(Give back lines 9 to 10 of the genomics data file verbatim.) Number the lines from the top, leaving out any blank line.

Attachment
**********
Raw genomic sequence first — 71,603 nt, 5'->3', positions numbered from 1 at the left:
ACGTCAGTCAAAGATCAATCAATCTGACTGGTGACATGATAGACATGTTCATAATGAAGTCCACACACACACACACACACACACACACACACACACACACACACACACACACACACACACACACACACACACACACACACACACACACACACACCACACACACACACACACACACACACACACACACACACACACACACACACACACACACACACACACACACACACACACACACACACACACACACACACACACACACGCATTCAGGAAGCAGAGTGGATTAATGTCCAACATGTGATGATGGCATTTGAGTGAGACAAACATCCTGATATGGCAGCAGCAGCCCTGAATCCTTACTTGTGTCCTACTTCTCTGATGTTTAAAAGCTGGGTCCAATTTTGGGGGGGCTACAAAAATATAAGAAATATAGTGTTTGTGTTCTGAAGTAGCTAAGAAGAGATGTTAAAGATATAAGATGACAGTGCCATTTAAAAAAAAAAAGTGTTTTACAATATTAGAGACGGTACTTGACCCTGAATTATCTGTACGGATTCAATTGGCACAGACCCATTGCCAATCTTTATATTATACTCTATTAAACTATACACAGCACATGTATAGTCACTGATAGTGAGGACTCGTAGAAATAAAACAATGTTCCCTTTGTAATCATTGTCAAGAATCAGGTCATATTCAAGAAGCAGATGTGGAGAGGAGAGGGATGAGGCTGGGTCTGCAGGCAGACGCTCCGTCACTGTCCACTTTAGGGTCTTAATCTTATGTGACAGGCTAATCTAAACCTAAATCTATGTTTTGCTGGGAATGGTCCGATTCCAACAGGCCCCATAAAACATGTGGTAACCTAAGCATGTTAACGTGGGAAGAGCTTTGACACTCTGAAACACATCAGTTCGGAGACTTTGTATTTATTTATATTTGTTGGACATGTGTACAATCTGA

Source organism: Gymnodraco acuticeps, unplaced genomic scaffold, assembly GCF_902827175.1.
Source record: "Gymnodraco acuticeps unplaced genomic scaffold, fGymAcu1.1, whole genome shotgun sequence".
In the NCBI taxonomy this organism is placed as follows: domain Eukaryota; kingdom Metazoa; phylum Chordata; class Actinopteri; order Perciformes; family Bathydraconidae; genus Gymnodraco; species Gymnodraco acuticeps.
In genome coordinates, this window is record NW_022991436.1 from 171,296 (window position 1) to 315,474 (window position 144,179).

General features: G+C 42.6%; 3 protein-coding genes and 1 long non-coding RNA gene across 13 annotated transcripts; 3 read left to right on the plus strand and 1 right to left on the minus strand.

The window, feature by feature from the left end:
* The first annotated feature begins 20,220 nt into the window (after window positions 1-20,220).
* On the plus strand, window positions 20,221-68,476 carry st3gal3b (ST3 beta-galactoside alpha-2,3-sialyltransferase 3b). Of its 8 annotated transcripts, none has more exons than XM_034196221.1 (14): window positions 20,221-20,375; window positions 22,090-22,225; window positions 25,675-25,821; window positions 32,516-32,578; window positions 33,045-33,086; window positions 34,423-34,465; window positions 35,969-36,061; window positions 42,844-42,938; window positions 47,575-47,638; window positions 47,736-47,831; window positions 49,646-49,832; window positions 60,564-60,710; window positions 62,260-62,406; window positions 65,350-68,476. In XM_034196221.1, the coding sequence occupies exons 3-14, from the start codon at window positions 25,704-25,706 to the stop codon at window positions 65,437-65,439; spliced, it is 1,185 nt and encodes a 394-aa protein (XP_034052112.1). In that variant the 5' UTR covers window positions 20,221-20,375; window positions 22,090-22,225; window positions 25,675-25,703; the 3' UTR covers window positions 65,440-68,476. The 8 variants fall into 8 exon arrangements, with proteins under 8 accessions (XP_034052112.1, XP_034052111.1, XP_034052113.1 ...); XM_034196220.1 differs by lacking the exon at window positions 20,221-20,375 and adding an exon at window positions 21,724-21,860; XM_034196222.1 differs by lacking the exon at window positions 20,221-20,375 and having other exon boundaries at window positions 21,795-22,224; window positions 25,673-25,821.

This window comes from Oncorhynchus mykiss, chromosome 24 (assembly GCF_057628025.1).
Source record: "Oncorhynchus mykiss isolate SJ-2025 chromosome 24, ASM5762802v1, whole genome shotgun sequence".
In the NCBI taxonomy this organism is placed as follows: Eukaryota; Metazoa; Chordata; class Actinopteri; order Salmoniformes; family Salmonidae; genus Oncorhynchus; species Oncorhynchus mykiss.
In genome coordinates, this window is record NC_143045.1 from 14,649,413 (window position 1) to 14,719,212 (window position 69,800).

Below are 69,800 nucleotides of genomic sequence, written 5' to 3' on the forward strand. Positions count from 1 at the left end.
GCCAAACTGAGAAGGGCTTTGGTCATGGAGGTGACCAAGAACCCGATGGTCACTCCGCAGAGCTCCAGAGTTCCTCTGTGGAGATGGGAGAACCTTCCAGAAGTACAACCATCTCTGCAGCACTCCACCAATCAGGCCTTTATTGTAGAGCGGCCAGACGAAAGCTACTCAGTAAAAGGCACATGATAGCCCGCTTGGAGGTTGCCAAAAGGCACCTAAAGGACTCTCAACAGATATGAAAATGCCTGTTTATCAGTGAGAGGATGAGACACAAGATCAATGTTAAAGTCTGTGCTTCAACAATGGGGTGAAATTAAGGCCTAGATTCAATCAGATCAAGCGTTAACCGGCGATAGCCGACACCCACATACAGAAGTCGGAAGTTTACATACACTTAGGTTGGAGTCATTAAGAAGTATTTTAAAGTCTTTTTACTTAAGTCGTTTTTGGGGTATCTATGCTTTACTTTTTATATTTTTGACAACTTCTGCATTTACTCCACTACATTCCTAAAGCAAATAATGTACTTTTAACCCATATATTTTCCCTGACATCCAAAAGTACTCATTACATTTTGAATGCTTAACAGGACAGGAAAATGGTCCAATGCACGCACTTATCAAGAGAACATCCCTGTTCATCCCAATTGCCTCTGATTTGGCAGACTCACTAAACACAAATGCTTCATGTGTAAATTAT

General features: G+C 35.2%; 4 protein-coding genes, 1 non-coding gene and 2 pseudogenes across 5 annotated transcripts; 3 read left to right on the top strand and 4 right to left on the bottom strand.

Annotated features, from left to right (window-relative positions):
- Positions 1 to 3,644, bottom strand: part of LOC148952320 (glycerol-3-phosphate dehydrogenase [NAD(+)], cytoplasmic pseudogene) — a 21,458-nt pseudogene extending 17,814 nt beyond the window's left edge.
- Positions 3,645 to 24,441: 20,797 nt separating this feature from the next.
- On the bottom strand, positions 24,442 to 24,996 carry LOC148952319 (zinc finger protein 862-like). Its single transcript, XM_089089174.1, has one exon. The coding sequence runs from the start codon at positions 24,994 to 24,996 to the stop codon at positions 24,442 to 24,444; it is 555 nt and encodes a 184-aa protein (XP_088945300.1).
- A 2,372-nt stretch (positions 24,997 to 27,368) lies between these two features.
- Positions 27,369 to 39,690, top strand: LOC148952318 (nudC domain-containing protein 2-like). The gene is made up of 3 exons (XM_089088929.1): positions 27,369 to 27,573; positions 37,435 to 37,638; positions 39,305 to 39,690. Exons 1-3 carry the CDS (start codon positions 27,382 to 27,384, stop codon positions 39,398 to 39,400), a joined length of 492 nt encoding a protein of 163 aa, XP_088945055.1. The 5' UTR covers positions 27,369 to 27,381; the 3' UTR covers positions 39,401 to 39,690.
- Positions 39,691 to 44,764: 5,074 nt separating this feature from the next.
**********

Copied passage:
* The first annotated feature begins 20,220 nt into the window (after window positions 1-20,220).
* On the plus strand, window positions 20,221-68,476 carry st3gal3b (ST3 beta-galactoside alpha-2,3-sialyltransferase 3b). Of its 8 annotated transcripts, none has more exons than XM_034196221.1 (14): window positions 20,221-20,375; window positions 22,090-22,225; window positions 25,675-25,821; window positions 32,516-32,578; window positions 33,045-33,086; window positions 34,423-34,465; window positions 35,969-36,061; window positions 42,844-42,938; window positions 47,575-47,638; window positions 47,736-47,831; window positions 49,646-49,832; window positions 60,564-60,710; window positions 62,260-62,406; window positions 65,350-68,476. In XM_034196221.1, the coding sequence occupies exons 3-14, from the start codon at window positions 25,704-25,706 to the stop codon at window positions 65,437-65,439; spliced, it is 1,185 nt and encodes a 394-aa protein (XP_034052112.1). In that variant the 5' UTR covers window positions 20,221-20,375; window positions 22,090-22,225; window positions 25,675-25,703; the 3' UTR covers window positions 65,440-68,476. The 8 variants fall into 8 exon arrangements, with proteins under 8 accessions (XP_034052112.1, XP_034052111.1, XP_034052113.1 ...); XM_034196220.1 differs by lacking the exon at window positions 20,221-20,375 and adding an exon at window positions 21,724-21,860; XM_034196222.1 differs by lacking the exon at window positions 20,221-20,375 and having other exon boundaries at window positions 21,795-22,224; window positions 25,673-25,821.